Mythological monsters and the gods of Mount Olympus seem to be walking out of the pages of twelve-year-old Percy Jackson's textbooks and into his life. And worse, Zeus's master lightning bolt has been stolen, and Percy is the prime suspect. Now, he and his friends have just ten days to find and return Zeus's stolen property and bring peace to a warring Mount Olympus.
Series creator Rick Riordan joins forces with some of the biggest names in the comic book industry to tell the story of a boy who must unravel a treachery more powerful than the gods themselves.
When I was at Dutch Comic Con, there were a lot of stands selling comics and graphic novels. I was looking around at one of the stands when my eye fell onto the first Percy Jackson graphic novels. It was very rare to find the first one in a series, so I immediately took it with me. I had been wanting to try out these graphic novels for a while, so I was happy to find this one for half the original price!
The Lightning Thief Graphic Novel follows the same storyline as the book, only simplified and with amazing drawings! We follow Percy on his journey to Camp Half Blood, and then onto his quest to find the lightning bolt that was stolen from Zeus a while ago. Of course, I already knew how the story went, but I hadn’t really remembered all the details. I think I’ve seen the movie more recently than the book, so I had the movie details in the back of my mind (and we all know the movie is really different from the book). Anyway, I enjoyed refreshing my memory with this graphic novel.
The art in this novel was amazing, and I really loved looking at all the pictures. Grover looked very different from the Grover I was used to (yes I pictured the movie version, sue me). And Annabeth and Percy looked exactly like I pictured them. While I still prefer the book, the pictures in this novel really added so much more deatil to the story, which is one of the reasons I love having graphic novels of all my favourite series (imagine the Harry Potter ones?!)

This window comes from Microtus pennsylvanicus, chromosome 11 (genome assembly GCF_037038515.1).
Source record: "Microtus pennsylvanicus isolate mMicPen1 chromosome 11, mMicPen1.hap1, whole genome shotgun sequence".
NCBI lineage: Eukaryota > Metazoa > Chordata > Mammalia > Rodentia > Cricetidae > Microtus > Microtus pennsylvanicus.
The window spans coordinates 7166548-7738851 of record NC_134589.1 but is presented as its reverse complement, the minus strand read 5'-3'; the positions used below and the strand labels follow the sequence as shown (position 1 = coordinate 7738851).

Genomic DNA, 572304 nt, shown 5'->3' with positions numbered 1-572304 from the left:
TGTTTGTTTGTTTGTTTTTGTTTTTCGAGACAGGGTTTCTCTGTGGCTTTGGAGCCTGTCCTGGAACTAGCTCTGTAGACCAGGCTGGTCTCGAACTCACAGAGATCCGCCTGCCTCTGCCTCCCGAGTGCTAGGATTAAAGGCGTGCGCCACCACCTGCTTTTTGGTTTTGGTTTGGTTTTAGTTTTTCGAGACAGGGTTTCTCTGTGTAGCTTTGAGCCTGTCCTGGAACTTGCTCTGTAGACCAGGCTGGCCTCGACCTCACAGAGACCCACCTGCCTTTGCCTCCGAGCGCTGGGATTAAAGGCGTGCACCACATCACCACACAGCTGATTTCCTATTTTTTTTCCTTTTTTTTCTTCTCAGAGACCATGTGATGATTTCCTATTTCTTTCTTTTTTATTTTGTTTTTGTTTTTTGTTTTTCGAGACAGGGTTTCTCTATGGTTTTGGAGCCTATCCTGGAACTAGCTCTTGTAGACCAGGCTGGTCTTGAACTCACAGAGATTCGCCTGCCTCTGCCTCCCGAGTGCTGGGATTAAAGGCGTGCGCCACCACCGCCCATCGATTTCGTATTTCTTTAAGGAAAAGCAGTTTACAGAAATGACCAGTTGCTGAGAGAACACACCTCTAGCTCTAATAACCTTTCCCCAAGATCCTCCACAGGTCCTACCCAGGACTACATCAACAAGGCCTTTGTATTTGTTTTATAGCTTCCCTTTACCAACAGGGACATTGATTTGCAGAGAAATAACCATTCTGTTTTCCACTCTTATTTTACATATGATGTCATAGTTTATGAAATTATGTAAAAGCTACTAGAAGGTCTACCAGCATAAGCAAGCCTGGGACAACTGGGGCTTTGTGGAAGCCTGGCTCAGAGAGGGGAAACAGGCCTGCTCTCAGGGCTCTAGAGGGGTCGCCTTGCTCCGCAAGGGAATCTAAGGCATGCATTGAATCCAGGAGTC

Like I said, the story was the same as the book, so I really have nothing to add about that. Perhaps they left out some of the smaller details, which is of course obvious – otherwise this novel would have been twice or maybe thrice its size. But it’s just really good for people who want to refresh their memory of the first couple of books, but don’t feel like rereading an entire series.
Unfortunately, the PJO graphic novels series has only three novels out, and no plans for a fourth or fifth one, which is such a shame, because I think I am not the only one who loves these! I really hope that maybe in the future they’ll decide to still make books four and five into graphic novels, maybe with different artists though. Please, Disney Hyperion, do this for me?!